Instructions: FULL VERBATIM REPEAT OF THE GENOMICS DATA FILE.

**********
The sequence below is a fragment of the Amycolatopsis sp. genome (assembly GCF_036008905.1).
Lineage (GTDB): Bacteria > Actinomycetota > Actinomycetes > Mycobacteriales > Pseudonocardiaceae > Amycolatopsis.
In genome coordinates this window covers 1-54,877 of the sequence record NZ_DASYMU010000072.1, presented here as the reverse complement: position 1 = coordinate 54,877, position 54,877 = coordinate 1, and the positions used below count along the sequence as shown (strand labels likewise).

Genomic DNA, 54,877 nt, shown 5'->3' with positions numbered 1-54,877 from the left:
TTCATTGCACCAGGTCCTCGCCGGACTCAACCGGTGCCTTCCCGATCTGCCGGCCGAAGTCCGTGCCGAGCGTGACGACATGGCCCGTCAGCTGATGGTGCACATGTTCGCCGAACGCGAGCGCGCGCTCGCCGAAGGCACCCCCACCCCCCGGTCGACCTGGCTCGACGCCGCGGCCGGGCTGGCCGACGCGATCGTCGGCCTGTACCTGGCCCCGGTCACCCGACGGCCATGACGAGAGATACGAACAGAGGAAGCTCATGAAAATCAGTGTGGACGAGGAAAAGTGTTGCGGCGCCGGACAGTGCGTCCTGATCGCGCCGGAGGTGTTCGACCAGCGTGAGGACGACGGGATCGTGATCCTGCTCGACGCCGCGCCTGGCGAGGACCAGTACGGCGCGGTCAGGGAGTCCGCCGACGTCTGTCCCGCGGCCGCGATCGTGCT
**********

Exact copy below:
The sequence below is a fragment of the Amycolatopsis sp. genome (assembly GCF_036008905.1).
Lineage (GTDB): Bacteria > Actinomycetota > Actinomycetes > Mycobacteriales > Pseudonocardiaceae > Amycolatopsis.
In genome coordinates this window covers 1-54,877 of the sequence record NZ_DASYMU010000072.1, presented here as the reverse complement: position 1 = coordinate 54,877, position 54,877 = coordinate 1, and the positions used below count along the sequence as shown (strand labels likewise).

Genomic DNA, 54,877 nt, shown 5'->3' with positions numbered 1-54,877 from the left:
TTCATTGCACCAGGTCCTCGCCGGACTCAACCGGTGCCTTCCCGATCTGCCGGCCGAAGTCCGTGCCGAGCGTGACGACATGGCCCGTCAGCTGATGGTGCACATGTTCGCCGAACGCGAGCGCGCGCTCGCCGAAGGCACCCCCACCCCCCGGTCGACCTGGCTCGACGCCGCGGCCGGGCTGGCCGACGCGATCGTCGGCCTGTACCTGGCCCCGGTCACCCGACGGCCATGACGAGAGATACGAACAGAGGAAGCTCATGAAAATCAGTGTGGACGAGGAAAAGTGTTGCGGCGCCGGACAGTGCGTCCTGATCGCGCCGGAGGTGTTCGACCAGCGTGAGGACGACGGGATCGTGATCCTGCTCGACGCCGCGCCTGGCGAGGACCAGTACGGCGCGGTCAGGGAGTCCGCCGACGTCTGTCCCGCGGCCGCGATCGTGCT